Zephaniah 2:11. Jehovah will be terrible against them (comp. Deuteronomy 7:21), for He will destroy all the gods of the earth, so that, after they have brought their peoples to ruin and judgment, they must themselves now pass away and die like men ( Psalm 82:7). Compare below, the Doctrinal and Ethical part.

And they will worship Him, after that the hostile powers over them have passed away, every one from his place, all the islands of the nations. It is the common teaching of prophecy, that all islands, all nations the most remote, shall turn to Jehovah. But it generally takes the form, that they [the nations] shall flow to Jerusalem ( Isaiah 2; Micah 4). Now it is certainly undeniable that in the idea of this Jerusalem [of the time] of the consummation, the spiritual element predominates (comp. on Micah 4:1 ff.). But that in this preexile prophet the local covering should already be so removed, as e.g. in Malachi 1:11, that he should consider a worship of Jehovah in all places the fulfillment of the times, Isaiah, although it commends itself at the first view of this passage, nevertheless very doubtful, the more so as Zephaniah himself (3:10) adheres to the older form of representation, namely, the offering of the heathen at the Holy City [Jerusalem—C. E.]. Hence I believe that the words: they will worship each from his place, are used in a pregnant sense: they will pour to Him worshipping; compare the trembling (hither) Micah 7:17; Hosea 3:5.

[Keil: “Mimnekomo, coming from his place: the meaning is not that the nations will worship Jehovah at their own place, in their own lands, in contradistinction to Micah 4:1; Zechariah 14:16, and other passages, where the nations go on pilgrimages to Mount Zion (Hitzig); but their going to Jerusalem is implied in the min (from), though it is not brought prominently out, as being unessential to the thought.”—C. E.]

Zephaniah 2:12-15. The Judgment upon Ethiopia and Assyria, South and North. It is in keeping with the great perspective, which is opened in Zephaniah 2:11, that distant nations should be introduced for illustration. The retrospect to Nahum 3:8 ff. is apparent. Ye Cushites also, Ethiopians, slain of my sword are ye; literally “are they.” The transition from the second to the third person has in itself nothing unusual (comp3:7 and the whole of Nahum).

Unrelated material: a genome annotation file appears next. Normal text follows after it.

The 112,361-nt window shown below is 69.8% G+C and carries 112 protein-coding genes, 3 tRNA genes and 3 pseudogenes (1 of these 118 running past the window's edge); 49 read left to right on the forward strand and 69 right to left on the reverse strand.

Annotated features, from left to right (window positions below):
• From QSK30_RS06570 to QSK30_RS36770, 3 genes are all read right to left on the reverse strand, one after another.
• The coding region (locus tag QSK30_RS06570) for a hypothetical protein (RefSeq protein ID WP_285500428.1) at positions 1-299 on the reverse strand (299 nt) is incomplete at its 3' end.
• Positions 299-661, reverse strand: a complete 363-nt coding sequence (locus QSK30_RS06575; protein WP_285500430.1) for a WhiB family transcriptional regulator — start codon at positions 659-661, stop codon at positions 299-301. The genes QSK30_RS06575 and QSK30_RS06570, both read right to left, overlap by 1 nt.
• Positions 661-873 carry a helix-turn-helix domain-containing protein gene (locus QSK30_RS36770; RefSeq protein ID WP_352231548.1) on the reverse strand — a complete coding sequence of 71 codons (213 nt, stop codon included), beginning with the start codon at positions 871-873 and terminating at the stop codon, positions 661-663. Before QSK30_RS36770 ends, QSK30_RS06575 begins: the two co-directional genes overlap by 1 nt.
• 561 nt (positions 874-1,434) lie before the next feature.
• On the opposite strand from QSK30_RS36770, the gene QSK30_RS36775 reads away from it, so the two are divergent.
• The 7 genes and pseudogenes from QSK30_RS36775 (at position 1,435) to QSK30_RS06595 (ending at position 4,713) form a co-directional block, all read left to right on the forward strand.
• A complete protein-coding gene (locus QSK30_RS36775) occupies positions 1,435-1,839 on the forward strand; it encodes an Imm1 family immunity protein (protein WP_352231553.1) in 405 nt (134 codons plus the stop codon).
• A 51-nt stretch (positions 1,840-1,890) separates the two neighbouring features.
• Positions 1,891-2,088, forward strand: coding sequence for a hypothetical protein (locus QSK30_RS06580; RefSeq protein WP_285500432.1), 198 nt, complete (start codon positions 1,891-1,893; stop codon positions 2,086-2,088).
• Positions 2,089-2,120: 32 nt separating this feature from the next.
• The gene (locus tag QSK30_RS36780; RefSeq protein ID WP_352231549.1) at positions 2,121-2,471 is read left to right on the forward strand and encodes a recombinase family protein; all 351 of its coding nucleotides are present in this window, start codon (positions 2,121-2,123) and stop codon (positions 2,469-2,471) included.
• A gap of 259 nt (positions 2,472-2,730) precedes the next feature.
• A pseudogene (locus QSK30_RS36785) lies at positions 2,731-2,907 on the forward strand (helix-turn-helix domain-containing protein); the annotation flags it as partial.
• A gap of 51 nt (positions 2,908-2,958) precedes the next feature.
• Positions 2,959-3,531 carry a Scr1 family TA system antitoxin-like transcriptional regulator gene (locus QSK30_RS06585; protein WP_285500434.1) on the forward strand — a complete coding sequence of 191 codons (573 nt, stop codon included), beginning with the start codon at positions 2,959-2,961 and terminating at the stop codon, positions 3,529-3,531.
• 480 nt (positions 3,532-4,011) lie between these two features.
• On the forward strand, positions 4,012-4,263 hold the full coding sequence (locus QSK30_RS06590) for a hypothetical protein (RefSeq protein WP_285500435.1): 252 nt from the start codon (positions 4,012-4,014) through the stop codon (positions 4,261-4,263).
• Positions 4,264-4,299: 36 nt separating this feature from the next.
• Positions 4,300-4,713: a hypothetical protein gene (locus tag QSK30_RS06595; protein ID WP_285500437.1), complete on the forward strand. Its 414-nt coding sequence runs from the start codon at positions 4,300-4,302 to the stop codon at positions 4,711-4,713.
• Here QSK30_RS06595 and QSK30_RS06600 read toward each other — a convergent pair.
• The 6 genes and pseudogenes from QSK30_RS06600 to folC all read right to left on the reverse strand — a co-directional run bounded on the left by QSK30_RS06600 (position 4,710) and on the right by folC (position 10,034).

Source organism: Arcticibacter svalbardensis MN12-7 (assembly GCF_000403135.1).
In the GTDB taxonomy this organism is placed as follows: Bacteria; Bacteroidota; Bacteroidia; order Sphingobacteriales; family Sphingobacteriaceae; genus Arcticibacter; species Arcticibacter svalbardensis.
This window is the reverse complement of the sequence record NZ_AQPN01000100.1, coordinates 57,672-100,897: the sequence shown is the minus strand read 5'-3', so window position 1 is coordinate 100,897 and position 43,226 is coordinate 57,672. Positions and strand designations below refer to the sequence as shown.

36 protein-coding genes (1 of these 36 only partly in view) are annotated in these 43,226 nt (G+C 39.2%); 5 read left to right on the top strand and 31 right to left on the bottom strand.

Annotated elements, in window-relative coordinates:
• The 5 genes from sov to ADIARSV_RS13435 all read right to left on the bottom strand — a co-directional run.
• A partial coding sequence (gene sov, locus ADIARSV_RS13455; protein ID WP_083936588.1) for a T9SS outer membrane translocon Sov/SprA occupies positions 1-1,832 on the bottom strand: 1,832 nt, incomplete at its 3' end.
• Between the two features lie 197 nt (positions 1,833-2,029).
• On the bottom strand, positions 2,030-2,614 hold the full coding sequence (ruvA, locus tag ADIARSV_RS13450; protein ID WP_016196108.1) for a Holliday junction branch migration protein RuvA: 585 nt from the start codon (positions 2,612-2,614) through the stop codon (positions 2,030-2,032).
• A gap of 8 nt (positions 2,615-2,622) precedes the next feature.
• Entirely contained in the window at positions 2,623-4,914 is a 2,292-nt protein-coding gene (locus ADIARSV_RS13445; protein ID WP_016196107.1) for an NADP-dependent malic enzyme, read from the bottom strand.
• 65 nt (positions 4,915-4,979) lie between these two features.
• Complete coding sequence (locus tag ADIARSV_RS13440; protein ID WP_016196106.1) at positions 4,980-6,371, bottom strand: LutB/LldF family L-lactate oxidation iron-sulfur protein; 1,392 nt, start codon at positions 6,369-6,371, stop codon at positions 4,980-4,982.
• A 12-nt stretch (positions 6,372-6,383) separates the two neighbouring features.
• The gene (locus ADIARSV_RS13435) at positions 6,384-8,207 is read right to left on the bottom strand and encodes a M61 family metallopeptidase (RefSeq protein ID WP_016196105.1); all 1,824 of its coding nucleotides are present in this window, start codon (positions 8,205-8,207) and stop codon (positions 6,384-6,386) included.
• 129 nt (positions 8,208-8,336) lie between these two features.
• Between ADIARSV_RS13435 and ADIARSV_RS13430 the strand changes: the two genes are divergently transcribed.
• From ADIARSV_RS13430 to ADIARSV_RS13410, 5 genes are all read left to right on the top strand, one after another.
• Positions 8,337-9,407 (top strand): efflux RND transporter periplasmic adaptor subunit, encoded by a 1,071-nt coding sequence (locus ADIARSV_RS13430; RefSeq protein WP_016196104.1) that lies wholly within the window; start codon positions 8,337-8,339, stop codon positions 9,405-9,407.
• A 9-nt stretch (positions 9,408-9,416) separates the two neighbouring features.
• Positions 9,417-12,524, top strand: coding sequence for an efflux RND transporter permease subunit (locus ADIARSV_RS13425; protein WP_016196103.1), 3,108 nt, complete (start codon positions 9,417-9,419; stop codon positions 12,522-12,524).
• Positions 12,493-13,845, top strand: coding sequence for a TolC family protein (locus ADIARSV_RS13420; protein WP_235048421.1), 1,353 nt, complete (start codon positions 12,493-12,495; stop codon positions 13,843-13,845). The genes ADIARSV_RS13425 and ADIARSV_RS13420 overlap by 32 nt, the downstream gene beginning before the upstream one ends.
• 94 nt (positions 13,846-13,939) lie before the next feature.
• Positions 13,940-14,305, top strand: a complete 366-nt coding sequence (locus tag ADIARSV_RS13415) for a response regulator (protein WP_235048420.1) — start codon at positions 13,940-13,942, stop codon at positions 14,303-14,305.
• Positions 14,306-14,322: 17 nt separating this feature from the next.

Calvin connects with it the ingenious remark: “In secunda persona initio versus propheta compellit ad tribunal Dei, postea in tertia adjungit: erunt,” etc, in a certain manner the sentence of the judge.

Yet the predicative position of the הֵמָּה is so remarkable, that Ewald and Hitzig (against Rückert, Strauss, Keil) are certainly right in considering it as a substitute for the copula. Comp. Isaiah 37:16.

[Keil says: “הֵמָּה does not take the place of the copula between the subject and predicate any more than הוּא in Isaiah 37:16 and Ezra 5:11 (to which Hitzig appeals in support of this usage: see Delitzsch, on the other hand, in his Comm. on Isaiah, l. c.), but is a predicate.”—C. E.].

Zephaniah 2:13. And He will stretch out his hand (comp1:4) over the North and destroy Asshur, and make Nineveh a barren waste, dry like the desert, whilst at this very time [that the prophet was speaking—C. E.] the streams of water and the abundant irrigation are the pride and joy of the powerful city (comp. pp101, 104).